We can manage political polarization in our society better.
Social media is transforming our global society in powerful ways. The perception of increased social density has created a crucible of conflict where social interactions happen at vastly accelerated pace and scale. Meanwhile, algorithms decide who we are likely to interact with, and when, and with what content.
The human brain did not evolve to cope with such a challenging social environment. Mental and emotional health seems to have become weakened, and researchers suggest that our empathy for those in an out-group is much weaker. The profound existential stresses brought force from these new social technologies, and their effect on our brains, is changing our culture, and contributing to polarization.
How should we react to these developments in order to ensure that the fabric of society remains strong? Do we need a ‘Digital Geneva Conventions’ or modern ‘Treaty of Westphalia’ for online memetic warfare? How might we mitigate the risk of imminent global outbreaks of sectarianism, or even cold civil war?
The Cultural Peace Principles aim to make and collect suggestions on how we can make fair, just, and impartial rules above conflict to preserve good faith and societal cohesion, and to help support a future détente between a multitude of memetic tribes.
Our Suggested Principles
Self Determination & Political Franchise. Allow people to enjoy their own communities with their own subcultures. Don’t stop or invade other people’s conversations.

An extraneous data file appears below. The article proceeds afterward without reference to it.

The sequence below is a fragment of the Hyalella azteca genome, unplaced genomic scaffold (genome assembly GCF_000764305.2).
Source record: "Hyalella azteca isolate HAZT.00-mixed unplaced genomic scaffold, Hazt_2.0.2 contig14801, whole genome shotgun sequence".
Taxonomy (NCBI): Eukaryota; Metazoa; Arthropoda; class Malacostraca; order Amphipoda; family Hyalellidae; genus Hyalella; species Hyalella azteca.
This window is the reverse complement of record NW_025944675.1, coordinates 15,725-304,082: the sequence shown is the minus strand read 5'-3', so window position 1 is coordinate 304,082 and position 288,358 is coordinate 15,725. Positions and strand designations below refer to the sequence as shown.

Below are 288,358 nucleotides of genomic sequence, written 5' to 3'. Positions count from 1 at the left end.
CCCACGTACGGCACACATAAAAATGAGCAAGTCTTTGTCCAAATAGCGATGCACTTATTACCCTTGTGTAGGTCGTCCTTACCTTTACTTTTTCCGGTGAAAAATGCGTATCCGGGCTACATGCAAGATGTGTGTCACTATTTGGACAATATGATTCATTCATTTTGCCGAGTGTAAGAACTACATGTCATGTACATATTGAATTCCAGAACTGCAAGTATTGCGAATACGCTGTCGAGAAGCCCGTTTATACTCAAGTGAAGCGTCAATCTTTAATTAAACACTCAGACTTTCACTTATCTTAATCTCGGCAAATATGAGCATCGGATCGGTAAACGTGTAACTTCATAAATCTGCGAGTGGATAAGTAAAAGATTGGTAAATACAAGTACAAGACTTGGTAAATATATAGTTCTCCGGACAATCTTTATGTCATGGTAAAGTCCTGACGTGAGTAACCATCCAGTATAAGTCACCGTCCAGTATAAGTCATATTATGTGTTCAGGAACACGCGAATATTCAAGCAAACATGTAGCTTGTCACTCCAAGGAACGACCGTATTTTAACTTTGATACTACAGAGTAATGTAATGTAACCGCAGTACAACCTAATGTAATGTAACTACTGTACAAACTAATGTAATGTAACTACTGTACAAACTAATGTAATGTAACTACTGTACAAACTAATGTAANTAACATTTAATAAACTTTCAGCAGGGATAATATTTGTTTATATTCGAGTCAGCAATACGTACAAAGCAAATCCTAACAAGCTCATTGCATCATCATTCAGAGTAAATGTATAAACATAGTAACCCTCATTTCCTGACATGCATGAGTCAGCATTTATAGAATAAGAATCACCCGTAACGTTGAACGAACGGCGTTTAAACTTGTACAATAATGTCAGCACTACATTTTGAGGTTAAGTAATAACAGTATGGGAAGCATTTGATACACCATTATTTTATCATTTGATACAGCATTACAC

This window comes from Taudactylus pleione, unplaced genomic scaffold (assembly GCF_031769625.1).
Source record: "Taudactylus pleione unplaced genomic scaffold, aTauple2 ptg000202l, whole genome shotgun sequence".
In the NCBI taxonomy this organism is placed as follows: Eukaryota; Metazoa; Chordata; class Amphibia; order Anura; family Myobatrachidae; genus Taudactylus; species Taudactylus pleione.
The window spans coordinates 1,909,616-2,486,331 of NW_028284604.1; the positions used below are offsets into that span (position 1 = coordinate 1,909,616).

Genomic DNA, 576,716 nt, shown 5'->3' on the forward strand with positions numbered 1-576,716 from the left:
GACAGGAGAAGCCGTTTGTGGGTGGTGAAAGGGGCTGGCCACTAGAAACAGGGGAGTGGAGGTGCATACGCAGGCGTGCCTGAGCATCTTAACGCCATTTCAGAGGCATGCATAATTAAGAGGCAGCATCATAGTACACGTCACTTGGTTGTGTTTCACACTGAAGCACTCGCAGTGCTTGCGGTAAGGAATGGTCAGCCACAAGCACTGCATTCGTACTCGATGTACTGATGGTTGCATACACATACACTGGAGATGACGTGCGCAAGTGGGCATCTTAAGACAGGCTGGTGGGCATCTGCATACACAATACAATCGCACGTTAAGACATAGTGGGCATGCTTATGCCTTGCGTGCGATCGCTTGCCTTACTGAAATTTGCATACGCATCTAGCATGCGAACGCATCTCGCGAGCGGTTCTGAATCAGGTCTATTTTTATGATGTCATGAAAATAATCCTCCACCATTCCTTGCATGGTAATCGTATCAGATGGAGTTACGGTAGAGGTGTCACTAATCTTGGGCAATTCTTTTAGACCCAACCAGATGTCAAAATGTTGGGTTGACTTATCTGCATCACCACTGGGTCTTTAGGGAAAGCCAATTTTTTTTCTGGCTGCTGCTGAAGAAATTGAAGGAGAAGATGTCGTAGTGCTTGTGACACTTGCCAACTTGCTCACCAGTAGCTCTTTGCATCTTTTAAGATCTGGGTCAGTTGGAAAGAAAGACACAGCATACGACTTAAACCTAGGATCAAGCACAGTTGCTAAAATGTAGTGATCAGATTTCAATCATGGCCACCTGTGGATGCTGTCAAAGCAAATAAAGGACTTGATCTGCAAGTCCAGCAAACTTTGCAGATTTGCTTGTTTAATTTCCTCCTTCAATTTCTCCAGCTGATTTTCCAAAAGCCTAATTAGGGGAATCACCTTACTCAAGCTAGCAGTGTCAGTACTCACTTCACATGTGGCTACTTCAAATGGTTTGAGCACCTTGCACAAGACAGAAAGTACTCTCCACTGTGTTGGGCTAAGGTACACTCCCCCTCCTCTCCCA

Equality of Opportunity. End de-monetisation and the removal of economic franchise. No-one may be ‘outlawed’ without due process.
Immunity from Partiality. Termination of Employment on ‘moral grounds’ must reach a threshold of being legally prosecutable / indictable.
Freedom from Assault. Personal attacks including doxxing, threats to employment, and threats to people’s families are unacceptable. Everyone has a right to privacy, and a private life.
Freedom from Political Discrimination. End prejudice in employment, education, or housing, including based on political affiliation.
Judicial Reporting Embargo. Court cases for alleged crimes of a sexual nature should not be reported until a verdict is reached. No-one should be judged in the court of human opinion, and no jurist today can reasonably be expected to successfully avoid contact with news and influence from the opinions of others.
Statute of Limitations. Cultural expectations and rules are changing rapidly. Conduct, jokes, writings, etc older than ten years, or made before the age of 21, are not to be counted against someone, unless the matter has been judged in criminal court.